Life is full of transitions. Babies transition from nursing to bottle to sippy cup; milk to pureed food to big ole people food; diapers to pull-ups to skivvies; bassinet to crib to big kid bed. Children transition from home to school to college; addition to long division to algebra; chutes and ladders to connect 4 to chess; trike to bike to car. We continue to transition through adulthood...married to married with kids to empty nest syndrome; aspirations of traveling to aspirations of buying new brakes for the mini van to aspirations of getting a nice area in the assisted living place; hanging out with friends to visiting with other PTA parents about the cool new running track the school is getting to talking about what dose of Benefiber gives the best and quickest results.Yes, life is full of transitions.
In the midst of all of this, there seems to be one right of passage that most babies and toddlers seek and enjoy...the finding and intense adoration of a transitional object during the tough time when they realize that mama or daddy will not be by their side or at their beckon and call at all times. During this time, most children gravitate to something they can hold onto...something that gives them comfort: a pacifier, a blanket, fingers or a thumb to suck, or a stuffed animal.Meet Emma's transitional object:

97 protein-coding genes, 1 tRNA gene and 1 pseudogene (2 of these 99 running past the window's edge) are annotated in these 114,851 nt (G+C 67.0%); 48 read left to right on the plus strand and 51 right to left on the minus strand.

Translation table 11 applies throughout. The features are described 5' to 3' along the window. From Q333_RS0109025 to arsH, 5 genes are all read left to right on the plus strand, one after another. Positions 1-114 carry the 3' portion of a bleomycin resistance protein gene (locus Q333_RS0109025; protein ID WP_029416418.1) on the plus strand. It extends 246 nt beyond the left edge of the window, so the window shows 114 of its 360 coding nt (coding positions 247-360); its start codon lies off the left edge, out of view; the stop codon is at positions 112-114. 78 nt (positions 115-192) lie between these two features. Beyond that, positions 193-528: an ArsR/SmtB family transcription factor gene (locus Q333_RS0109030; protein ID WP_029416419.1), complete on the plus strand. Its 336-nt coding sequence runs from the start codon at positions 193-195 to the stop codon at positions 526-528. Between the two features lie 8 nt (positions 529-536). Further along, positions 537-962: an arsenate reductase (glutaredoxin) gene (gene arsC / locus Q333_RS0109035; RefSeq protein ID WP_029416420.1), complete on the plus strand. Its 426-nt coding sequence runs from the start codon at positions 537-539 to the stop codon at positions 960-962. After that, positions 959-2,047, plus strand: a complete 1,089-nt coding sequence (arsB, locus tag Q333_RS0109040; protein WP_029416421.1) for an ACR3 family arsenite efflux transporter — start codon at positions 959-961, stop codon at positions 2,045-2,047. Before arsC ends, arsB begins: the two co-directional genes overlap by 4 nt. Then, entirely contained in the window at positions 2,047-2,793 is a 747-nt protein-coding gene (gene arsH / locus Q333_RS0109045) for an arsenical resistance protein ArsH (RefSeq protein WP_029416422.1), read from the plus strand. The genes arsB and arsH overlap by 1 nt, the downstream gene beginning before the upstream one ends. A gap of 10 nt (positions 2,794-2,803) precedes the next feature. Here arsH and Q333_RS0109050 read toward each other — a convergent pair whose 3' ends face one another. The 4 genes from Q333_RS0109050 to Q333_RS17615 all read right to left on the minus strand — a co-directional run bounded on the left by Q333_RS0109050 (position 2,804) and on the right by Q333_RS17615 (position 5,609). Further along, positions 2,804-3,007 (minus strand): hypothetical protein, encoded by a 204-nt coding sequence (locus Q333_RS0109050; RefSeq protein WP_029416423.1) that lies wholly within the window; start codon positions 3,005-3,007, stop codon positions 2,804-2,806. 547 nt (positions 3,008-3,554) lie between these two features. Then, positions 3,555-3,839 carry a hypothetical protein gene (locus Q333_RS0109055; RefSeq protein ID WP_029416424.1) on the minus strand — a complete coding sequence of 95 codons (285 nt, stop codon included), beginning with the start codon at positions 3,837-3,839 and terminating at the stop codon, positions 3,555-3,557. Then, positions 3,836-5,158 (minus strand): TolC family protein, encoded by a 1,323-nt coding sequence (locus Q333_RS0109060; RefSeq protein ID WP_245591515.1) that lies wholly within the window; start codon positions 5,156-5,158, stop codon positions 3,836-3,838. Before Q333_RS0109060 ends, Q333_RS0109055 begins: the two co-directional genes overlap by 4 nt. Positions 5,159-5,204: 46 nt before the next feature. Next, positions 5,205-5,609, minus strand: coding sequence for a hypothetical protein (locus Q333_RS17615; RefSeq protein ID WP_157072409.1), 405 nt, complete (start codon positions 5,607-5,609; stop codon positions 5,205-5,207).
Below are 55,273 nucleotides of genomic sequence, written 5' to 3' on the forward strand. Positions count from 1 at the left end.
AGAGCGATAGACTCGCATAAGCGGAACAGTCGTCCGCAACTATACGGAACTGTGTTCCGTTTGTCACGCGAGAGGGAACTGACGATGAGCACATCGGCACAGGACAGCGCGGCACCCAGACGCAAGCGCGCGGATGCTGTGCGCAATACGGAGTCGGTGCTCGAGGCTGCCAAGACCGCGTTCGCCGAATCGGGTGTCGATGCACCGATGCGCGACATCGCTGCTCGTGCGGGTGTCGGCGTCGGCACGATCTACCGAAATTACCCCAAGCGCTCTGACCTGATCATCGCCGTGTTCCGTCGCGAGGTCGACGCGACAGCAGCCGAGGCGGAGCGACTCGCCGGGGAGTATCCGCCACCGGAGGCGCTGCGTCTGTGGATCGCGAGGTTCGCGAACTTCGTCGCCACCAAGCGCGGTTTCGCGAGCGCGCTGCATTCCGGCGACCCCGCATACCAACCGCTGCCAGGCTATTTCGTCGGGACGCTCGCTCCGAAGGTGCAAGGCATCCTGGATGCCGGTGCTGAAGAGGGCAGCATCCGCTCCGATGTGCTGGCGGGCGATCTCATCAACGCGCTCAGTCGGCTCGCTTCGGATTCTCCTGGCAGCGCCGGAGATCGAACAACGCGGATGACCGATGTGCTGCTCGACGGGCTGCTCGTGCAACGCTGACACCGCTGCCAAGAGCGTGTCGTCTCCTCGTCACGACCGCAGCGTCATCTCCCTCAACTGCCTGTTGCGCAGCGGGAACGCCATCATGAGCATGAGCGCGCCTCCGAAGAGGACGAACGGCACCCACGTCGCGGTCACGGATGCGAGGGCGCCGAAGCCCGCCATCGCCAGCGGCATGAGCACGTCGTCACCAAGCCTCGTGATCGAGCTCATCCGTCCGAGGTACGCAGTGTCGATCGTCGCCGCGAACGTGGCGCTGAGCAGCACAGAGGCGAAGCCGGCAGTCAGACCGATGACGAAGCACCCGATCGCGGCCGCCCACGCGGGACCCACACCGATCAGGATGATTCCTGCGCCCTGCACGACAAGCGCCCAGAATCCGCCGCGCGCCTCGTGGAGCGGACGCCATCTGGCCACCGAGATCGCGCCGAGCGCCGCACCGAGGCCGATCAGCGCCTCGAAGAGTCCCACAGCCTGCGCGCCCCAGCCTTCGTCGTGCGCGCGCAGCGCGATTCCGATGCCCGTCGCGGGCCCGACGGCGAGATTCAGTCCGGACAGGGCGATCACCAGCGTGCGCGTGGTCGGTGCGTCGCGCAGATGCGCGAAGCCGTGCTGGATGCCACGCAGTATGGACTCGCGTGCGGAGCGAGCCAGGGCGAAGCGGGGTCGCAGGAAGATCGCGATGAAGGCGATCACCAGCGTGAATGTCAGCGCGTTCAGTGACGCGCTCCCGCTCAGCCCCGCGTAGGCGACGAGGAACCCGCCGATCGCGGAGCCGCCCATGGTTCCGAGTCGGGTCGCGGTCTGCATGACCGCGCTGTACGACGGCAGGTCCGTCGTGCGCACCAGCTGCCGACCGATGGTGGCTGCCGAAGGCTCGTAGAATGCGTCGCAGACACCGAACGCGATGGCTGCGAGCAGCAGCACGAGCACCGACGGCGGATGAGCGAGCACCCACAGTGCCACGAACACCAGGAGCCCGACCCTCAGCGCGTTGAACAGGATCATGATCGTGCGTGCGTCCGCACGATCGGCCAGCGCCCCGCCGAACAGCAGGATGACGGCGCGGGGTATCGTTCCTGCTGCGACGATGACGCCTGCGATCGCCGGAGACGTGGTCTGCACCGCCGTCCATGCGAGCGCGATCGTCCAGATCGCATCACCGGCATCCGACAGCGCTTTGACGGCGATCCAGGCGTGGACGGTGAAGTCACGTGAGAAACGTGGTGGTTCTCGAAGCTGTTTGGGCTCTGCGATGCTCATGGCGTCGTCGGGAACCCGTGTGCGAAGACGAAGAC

Bear-Bear has been a fixture in our home for over 4 years. When Emma was about 5 or 6 months old, I broke the cardinal rule of parenting and put a few stuffed animals in her crib. One of those stuffed animals was a white bear wearing a pink outfit that someone had given to Abby when she was a baby. And for some reason, Emma picked that bear up and held on to the tip top of its hat while she sucked her thumb. After a few days of the exact same routine, we realized that she had found her "lovey"...her item to give her comfort in the times that her parents were not there to love and dote on her.Bear-Bear became a permanent fixture in Emma's hand. He followed her in play in addition to sleep. He "pretended" to go potty in the midst of potty training. His hat became snot-covered and utterly disgusting during the winter cold and flu seasons. He was cried over during each and every 2 hours he suffered through the washer and dryer. He learned to deal through the many nights he fell off the bed, only to be found by a parent sometime in the middle of the night. He was stuffed in trash cans, dresser drawers, closets, toy bins, tricycle baskets, baby carriers, strollers. He visited the hospital a couple of times to see to the needs of a little girl who needed him more then than ever. He endured a parting from the ball of his hat to the disappearance of his nose...all while noticing that the fuzz and color that he originally wore proudly was being worn away day by day...by the close contact of a little girl who loved him like no other.Bear-Bear was not only a transitional item for Emma...he became her best friend. She talked to him daily, telling him about the adventures the two of them would encounter together. She dressed him into delicate dresses and tuxes that were meant to be for other stuffed animals but fit him so perfectly. We learned about 3 years into Bear-Bear's existence that he was indeed a BOY bear, though he often donned beautiful wedding dresses and gowns because we were short on boy bear clothes. Jay even conducted a Sunday afternoon wedding for the two of them a few months ago, in which the BOY bear wore a gorgeous white wedding dress because that was the best clothing he had. Bear-Bear earned the main role in many plays, showcasing his talent on the make-shift stage behind the living room couch. He pretended to be a "fetus" on the numerous occasions that Emma pretended she was pregnant and was succumbed to the natural way of feeding a newborn baby...right under Emma's shirt.